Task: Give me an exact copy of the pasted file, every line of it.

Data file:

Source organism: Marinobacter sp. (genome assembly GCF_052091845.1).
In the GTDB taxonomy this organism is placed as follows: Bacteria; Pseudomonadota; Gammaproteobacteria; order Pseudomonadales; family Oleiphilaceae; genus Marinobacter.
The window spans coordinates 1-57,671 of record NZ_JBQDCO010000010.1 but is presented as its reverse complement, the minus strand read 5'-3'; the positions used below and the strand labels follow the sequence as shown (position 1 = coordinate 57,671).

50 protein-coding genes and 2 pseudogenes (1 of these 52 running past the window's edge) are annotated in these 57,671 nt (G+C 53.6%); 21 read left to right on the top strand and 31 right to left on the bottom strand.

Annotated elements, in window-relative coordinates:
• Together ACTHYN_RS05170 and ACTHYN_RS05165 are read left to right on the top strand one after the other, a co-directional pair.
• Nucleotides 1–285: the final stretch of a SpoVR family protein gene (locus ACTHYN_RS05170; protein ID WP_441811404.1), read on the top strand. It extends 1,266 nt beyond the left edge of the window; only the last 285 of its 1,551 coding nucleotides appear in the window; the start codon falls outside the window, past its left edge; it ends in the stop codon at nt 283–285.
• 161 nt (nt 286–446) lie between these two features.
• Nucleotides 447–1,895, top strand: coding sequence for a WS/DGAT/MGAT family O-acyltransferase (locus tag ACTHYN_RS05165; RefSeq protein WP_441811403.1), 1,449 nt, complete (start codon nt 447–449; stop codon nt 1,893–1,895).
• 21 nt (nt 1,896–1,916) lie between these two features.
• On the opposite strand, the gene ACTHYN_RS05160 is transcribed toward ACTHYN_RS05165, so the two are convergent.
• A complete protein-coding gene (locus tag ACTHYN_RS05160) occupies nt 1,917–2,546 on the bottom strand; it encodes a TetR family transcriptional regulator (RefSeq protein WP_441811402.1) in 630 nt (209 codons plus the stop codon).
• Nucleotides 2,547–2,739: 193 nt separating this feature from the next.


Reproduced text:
Source organism: Marinobacter sp. (genome assembly GCF_052091845.1).
In the GTDB taxonomy this organism is placed as follows: Bacteria; Pseudomonadota; Gammaproteobacteria; order Pseudomonadales; family Oleiphilaceae; genus Marinobacter.
The window spans coordinates 1-57,671 of record NZ_JBQDCO010000010.1 but is presented as its reverse complement, the minus strand read 5'-3'; the positions used below and the strand labels follow the sequence as shown (position 1 = coordinate 57,671).

50 protein-coding genes and 2 pseudogenes (1 of these 52 running past the window's edge) are annotated in these 57,671 nt (G+C 53.6%); 21 read left to right on the top strand and 31 right to left on the bottom strand.

Annotated elements, in window-relative coordinates:
• Together ACTHYN_RS05170 and ACTHYN_RS05165 are read left to right on the top strand one after the other, a co-directional pair.
• Nucleotides 1–285: the final stretch of a SpoVR family protein gene (locus ACTHYN_RS05170; protein ID WP_441811404.1), read on the top strand. It extends 1,266 nt beyond the left edge of the window; only the last 285 of its 1,551 coding nucleotides appear in the window; the start codon falls outside the window, past its left edge; it ends in the stop codon at nt 283–285.
• 161 nt (nt 286–446) lie between these two features.
• Nucleotides 447–1,895, top strand: coding sequence for a WS/DGAT/MGAT family O-acyltransferase (locus tag ACTHYN_RS05165; RefSeq protein WP_441811403.1), 1,449 nt, complete (start codon nt 447–449; stop codon nt 1,893–1,895).
• 21 nt (nt 1,896–1,916) lie between these two features.
• On the opposite strand, the gene ACTHYN_RS05160 is transcribed toward ACTHYN_RS05165, so the two are convergent.
• A complete protein-coding gene (locus tag ACTHYN_RS05160) occupies nt 1,917–2,546 on the bottom strand; it encodes a TetR family transcriptional regulator (RefSeq protein WP_441811402.1) in 630 nt (209 codons plus the stop codon).
• Nucleotides 2,547–2,739: 193 nt separating this feature from the next.